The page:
April 08, 2020

Board to visit educational facilities> Tours are part of planning process to update school buildings in Old Town

OLD TOWN — Now that consultants have completed a study of public school programming and buildings, it’s time for local officials and residents to roll up their sleeves and get to work.

The Old Town School Department commissioned the $25,000 study to provide the community the background information it will need as it begins determining what needs to be done to ensure that its aging schools are able to meet the needs of education in the 21st century.

Among the possible solutions offered for consideration by the Maine Center for Educational Services and Harriman Associates, both of Auburn, were a series of long-range building projects ranging from $16.7 million to $30 million in estimated cost.

The so-called “leapfrogging” option, which is the most costly at $30 million, calls for expanding Herbert Sargent School and converting the middle school to a school for kindergarten through fifth-grade; moving the middle school to the high school; and building a new high school.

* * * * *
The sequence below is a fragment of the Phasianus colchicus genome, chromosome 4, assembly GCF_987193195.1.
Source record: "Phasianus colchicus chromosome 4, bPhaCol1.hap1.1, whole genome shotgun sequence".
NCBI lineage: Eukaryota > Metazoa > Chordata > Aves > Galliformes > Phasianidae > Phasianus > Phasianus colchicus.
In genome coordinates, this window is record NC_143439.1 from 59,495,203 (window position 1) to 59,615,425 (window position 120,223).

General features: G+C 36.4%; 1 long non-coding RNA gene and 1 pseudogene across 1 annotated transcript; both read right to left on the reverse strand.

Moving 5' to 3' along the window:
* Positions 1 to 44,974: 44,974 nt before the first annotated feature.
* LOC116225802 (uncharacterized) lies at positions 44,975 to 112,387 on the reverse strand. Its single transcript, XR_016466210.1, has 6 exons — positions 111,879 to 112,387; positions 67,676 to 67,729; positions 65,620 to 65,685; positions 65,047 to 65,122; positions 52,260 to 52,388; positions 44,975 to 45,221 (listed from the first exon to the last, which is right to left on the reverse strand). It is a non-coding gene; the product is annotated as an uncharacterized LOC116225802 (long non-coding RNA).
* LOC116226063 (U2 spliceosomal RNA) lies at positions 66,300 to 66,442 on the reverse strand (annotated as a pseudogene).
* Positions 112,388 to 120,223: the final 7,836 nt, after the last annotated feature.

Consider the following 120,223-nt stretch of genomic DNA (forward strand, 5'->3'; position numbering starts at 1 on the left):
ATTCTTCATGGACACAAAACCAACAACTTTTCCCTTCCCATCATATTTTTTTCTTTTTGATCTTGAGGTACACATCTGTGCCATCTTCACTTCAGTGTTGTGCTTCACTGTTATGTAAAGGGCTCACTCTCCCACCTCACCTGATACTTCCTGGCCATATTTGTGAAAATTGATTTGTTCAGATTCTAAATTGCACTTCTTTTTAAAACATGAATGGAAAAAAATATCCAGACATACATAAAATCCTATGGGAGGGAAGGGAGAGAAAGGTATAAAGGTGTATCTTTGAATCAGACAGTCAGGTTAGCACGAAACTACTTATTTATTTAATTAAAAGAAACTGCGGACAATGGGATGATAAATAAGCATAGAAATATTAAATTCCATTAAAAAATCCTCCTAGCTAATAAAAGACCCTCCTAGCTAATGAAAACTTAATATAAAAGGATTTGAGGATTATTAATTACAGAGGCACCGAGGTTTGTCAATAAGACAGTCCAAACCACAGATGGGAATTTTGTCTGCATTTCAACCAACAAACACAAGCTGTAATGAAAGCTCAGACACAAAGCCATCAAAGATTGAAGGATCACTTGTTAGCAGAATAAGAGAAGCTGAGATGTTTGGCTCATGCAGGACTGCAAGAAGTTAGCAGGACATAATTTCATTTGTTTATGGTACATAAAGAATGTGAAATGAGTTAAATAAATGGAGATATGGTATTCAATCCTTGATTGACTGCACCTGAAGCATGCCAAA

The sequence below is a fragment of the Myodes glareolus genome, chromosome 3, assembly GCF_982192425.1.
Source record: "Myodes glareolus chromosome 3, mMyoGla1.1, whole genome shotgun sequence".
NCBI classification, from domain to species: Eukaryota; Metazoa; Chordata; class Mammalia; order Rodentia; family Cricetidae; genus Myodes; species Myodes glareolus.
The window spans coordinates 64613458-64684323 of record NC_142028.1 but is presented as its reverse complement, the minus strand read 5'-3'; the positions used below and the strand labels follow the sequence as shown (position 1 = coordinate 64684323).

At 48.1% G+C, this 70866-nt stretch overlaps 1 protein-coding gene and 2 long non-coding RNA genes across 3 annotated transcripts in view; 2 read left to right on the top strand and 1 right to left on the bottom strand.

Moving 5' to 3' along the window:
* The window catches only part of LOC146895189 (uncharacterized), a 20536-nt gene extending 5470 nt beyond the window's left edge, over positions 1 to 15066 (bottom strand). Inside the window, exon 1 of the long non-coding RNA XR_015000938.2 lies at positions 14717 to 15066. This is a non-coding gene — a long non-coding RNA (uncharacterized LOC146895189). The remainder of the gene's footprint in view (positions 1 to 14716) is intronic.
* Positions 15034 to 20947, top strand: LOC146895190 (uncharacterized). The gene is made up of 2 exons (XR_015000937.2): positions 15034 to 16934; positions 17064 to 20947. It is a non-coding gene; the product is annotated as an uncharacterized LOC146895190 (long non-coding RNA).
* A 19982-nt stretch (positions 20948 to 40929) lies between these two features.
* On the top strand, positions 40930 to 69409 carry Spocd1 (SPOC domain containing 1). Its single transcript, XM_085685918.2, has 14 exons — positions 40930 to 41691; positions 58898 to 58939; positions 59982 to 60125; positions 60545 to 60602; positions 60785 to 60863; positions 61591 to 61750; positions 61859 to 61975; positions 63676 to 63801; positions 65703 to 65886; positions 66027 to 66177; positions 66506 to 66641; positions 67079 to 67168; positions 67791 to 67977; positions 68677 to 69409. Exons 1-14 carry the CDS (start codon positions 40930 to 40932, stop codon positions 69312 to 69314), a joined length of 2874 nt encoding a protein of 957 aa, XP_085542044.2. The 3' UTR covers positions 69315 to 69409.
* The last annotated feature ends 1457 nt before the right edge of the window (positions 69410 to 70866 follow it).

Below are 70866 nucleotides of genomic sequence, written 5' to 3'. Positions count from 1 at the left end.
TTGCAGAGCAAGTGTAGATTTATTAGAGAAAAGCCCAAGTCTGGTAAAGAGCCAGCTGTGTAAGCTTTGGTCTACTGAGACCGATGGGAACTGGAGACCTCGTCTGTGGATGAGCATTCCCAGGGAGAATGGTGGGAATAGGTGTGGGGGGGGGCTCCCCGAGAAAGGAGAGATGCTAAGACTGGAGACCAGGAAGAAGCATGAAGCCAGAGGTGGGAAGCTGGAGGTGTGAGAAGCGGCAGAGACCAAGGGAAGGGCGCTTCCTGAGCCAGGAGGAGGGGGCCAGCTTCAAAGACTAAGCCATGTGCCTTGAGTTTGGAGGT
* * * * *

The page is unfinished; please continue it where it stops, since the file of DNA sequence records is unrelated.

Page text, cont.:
The least costly, at $16.7 million, involves renovating each of the six existing schools and adding needed space through construction.

Under a third option, the city could consolidate the four elementary schools into one new building and renovate the middle and high schools.

The other plan would be to expand Herbert Sargent School; build a new in-town elementary school; and upgrade the middle school and high school.

Given the range of options, the school board will begin a series of visits to city schools with a tour of the Jefferson Street School at 7 p.m. Wednesday, Feb. 11.

After the visit, which Superintendent Owen Maurais estimated will last half an hour, the board will move on to the J.A. Leonard Middle School to conduct the rest of its business.

The reason the board can’t continue its meeting at Jefferson Street School is because it is not accessible to the handcappaed. That lack of accessibility is among numerous issues the community must deal with in the months and years ahead.

When the consultants’ study was presented to the public this week, members of the community expressed interest in studying recent actions taken by South Portland, which has been dealing with issues similar to those facing Old Town.

Like Old Town, the southern Maine city is home to numerous aging schools and is in the midst of trying to decide whether to retain its traditional neighborhood schools or consolidate programs.

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